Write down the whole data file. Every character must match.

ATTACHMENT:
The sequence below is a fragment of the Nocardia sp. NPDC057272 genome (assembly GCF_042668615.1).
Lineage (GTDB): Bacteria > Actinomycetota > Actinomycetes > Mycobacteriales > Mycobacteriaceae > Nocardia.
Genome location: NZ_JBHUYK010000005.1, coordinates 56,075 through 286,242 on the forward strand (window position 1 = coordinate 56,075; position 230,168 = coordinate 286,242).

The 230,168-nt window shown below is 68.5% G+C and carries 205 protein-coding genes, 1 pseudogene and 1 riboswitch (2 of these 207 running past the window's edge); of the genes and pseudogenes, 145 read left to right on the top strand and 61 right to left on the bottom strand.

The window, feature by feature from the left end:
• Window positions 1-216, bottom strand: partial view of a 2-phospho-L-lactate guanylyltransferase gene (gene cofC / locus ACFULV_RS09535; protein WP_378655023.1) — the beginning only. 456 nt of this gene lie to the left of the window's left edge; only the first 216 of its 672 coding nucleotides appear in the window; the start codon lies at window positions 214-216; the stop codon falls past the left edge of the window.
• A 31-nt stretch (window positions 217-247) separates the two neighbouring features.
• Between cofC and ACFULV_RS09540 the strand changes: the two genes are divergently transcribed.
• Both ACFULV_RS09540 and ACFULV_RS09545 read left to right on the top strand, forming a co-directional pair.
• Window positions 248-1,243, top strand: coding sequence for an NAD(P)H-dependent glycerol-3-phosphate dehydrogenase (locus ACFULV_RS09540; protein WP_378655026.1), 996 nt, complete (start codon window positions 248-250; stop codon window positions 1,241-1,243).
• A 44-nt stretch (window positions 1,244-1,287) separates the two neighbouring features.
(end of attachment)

The sequence below is a fragment of the Nocardia sp. NPDC057272 genome (assembly GCF_042668615.1).
Lineage (GTDB): Bacteria > Actinomycetota > Actinomycetes > Mycobacteriales > Mycobacteriaceae > Nocardia.
Genome location: NZ_JBHUYK010000005.1, coordinates 56,075 through 286,242 on the forward strand (window position 1 = coordinate 56,075; position 230,168 = coordinate 286,242).

The 230,168-nt window shown below is 68.5% G+C and carries 205 protein-coding genes, 1 pseudogene and 1 riboswitch (2 of these 207 running past the window's edge); of the genes and pseudogenes, 145 read left to right on the top strand and 61 right to left on the bottom strand.

The window, feature by feature from the left end:
• Window positions 1-216, bottom strand: partial view of a 2-phospho-L-lactate guanylyltransferase gene (gene cofC / locus ACFULV_RS09535; protein WP_378655023.1) — the beginning only. 456 nt of this gene lie to the left of the window's left edge; only the first 216 of its 672 coding nucleotides appear in the window; the start codon lies at window positions 214-216; the stop codon falls past the left edge of the window.
• A 31-nt stretch (window positions 217-247) separates the two neighbouring features.
• Between cofC and ACFULV_RS09540 the strand changes: the two genes are divergently transcribed.
• Both ACFULV_RS09540 and ACFULV_RS09545 read left to right on the top strand, forming a co-directional pair.
• Window positions 248-1,243, top strand: coding sequence for an NAD(P)H-dependent glycerol-3-phosphate dehydrogenase (locus ACFULV_RS09540; protein WP_378655026.1), 996 nt, complete (start codon window positions 248-250; stop codon window positions 1,241-1,243).
• A 44-nt stretch (window positions 1,244-1,287) separates the two neighbouring features.